Peppers, Hot

Chili or Hot Peppers
Capsicum annuum


Unless otherwise noted, each packet contains 0.25 gram, which is approximately 30 seeds.

Products (Total Items: 9)
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Anaheim Hot Pepper
An excellent choice for milder heat in dishes.
$2.25
Cayenne Long Red Hot Pepper
Hot but delightfully pungent in flavor!
$2.25
Habanero Pepper
Habanero peppers are very hot.
$2.50
Habanero Red Hot Pepper
Caribbean favorite can be many times hotter than a standard Habanero.
$2.50
Hungarian Yellow Wax Hot Pepper
Long, tapered, firm, yellow, waxy, hot peppers.
$2.25
Jalapeno Hot Pepper
Dark green, tapered peppers. Good for pickling or fresh.
$2.25
Peter Pepper - Hot Pepper<br><b>Sold Out</b>
Unusual shape great for spicing up salsa as well as conversations.
$2.75
Poblano (Ancho) Hot Pepper
Tapered to a blunt point, dark green skin turning to deep red.
$2.25
Serrano Hot Pepper
Hot, slim, club shaped green peppers.
$2.25
 
 
 

Growing Peppers:

Plant the seeds in sterile potting mix, eight weeks prior to the last expected frost date in your area (refer to the Hardiness Zone Chart). Sow seeds at a depth no greater than, or equal to, two times their diameter.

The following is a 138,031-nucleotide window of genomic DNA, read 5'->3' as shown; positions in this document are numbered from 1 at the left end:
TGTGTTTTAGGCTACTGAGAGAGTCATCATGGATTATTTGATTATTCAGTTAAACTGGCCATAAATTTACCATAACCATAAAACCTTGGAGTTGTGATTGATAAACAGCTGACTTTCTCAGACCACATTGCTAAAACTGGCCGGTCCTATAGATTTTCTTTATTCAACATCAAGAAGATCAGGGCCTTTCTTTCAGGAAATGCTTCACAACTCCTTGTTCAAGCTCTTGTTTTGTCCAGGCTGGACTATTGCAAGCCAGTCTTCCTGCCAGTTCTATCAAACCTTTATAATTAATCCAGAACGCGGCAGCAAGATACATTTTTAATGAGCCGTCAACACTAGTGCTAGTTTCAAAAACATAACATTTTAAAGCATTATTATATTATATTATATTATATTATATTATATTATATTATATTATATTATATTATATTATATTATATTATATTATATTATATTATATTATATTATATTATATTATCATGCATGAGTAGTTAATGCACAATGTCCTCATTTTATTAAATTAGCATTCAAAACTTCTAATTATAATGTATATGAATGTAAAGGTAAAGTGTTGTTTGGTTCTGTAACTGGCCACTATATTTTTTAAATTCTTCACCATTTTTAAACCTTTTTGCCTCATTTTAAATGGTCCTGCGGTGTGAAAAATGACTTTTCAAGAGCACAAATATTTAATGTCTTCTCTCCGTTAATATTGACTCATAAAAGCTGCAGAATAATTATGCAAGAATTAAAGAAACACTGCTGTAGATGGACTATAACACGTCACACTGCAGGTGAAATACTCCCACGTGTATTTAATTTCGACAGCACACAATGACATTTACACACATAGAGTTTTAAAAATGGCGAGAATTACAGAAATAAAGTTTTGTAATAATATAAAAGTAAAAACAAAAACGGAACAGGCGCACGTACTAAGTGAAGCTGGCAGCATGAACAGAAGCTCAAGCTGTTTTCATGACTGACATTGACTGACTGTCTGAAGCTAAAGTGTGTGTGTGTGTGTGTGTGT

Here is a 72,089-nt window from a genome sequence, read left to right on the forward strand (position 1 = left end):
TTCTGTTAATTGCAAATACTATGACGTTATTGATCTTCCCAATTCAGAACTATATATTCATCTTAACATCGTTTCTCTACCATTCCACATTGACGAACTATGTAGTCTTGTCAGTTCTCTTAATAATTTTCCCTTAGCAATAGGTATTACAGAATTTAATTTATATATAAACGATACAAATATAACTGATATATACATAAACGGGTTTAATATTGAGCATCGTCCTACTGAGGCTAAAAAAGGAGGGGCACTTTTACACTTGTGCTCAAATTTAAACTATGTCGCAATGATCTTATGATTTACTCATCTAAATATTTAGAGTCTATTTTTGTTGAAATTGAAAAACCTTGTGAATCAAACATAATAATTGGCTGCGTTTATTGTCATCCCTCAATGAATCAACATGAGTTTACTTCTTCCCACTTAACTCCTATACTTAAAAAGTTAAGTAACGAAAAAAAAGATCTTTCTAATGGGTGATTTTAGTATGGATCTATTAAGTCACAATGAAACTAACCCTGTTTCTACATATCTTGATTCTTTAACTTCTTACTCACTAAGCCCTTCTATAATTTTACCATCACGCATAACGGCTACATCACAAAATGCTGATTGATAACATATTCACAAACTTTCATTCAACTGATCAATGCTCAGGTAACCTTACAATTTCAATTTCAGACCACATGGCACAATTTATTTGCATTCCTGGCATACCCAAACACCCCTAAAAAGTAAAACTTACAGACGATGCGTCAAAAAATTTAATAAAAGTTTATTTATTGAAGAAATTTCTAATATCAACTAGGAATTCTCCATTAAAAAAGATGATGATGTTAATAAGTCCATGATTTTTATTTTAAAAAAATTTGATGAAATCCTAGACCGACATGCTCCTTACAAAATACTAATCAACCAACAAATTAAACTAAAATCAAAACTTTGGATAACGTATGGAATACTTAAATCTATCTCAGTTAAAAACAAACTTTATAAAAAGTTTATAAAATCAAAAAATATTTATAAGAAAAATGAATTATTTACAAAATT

According to scientific studies, the biologically optimum conditions for germinating pepper seeds are "day / night" soil temperature fluctuations between 86°F and 59ºF with sixteen hours of light and eight hours of darkness. Seed will not germinate at all from about 50ºF and colder. Germination usually occurs in eight to eighteen days but rates can tend to be erratic.

Try soaking the seed in water for two to three hours prior to sowing for faster germination. The most common cause of poor germination, not including cool soil temperatures, is the result of uneven planting depths. Click here for seed starting ideas.

Transplant outside only after night temperatures average above 55°F.  Peppers are tender plants that thrive in warm weather. Blossoms will drop if temperatures drop below 60°F or if they get too much nitrogen. Days to harvest quoted are an estimate from transplanting into the garden.

Hot pepper and the capsaicin oil in hot pepper cannot be neutralized by water. Wash hands or rinse mouth with vinegar to alleviate discomfort in an emergency. Bread, bananas, pasta, or potatoes will also alleviate the burning sensation. Never touch your face or eyes after handling hot peppers. (Warm growing temperatures develop the hottest peppers).

"If you eat something that has hot peppers in it, drink lemonade (but it has to be made with real lemon juice). It works! I live in Louisiana and they eat a lot of hot pepper foods here. Relief is immediate."

Sharon from Louisiana

Harvest Tips:

• If you are seeking productivity, harvest the peppers green throughout the growing season to promote more flowering and increased fruit set.
• However, peppers are most flavorful when they reach the maturity color specific to their variety. This can be green, yellow, orange, purple, red, etc.
• Cut the fruit from the plants with shears or scissors so as not to damage or disturb the plants.

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